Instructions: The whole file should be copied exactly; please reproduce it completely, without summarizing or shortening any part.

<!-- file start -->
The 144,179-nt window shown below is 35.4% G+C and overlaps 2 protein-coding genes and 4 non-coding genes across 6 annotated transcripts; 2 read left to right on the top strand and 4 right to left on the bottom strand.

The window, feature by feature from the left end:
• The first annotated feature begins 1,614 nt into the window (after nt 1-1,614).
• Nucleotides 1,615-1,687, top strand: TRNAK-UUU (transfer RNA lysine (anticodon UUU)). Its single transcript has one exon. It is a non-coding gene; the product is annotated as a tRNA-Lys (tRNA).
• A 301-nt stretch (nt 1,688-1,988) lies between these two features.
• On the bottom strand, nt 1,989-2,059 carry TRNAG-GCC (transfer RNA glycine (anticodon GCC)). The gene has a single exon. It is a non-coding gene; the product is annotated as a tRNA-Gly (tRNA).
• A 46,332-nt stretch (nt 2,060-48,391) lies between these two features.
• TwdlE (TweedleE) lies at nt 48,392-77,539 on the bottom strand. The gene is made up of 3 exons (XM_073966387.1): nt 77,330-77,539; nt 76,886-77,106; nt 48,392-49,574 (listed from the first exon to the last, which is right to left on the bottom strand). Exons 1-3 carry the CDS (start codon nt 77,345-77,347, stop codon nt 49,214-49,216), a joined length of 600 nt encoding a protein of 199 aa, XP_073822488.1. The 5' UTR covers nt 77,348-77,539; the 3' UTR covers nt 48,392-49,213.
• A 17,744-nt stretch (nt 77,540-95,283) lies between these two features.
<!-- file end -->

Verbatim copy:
The 144,179-nt window shown below is 35.4% G+C and overlaps 2 protein-coding genes and 4 non-coding genes across 6 annotated transcripts; 2 read left to right on the top strand and 4 right to left on the bottom strand.

The window, feature by feature from the left end:
• The first annotated feature begins 1,614 nt into the window (after nt 1-1,614).
• Nucleotides 1,615-1,687, top strand: TRNAK-UUU (transfer RNA lysine (anticodon UUU)). Its single transcript has one exon. It is a non-coding gene; the product is annotated as a tRNA-Lys (tRNA).
• A 301-nt stretch (nt 1,688-1,988) lies between these two features.
• On the bottom strand, nt 1,989-2,059 carry TRNAG-GCC (transfer RNA glycine (anticodon GCC)). The gene has a single exon. It is a non-coding gene; the product is annotated as a tRNA-Gly (tRNA).
• A 46,332-nt stretch (nt 2,060-48,391) lies between these two features.
• TwdlE (TweedleE) lies at nt 48,392-77,539 on the bottom strand. The gene is made up of 3 exons (XM_073966387.1): nt 77,330-77,539; nt 76,886-77,106; nt 48,392-49,574 (listed from the first exon to the last, which is right to left on the bottom strand). Exons 1-3 carry the CDS (start codon nt 77,345-77,347, stop codon nt 49,214-49,216), a joined length of 600 nt encoding a protein of 199 aa, XP_073822488.1. The 5' UTR covers nt 77,348-77,539; the 3' UTR covers nt 48,392-49,213.
• A 17,744-nt stretch (nt 77,540-95,283) lies between these two features.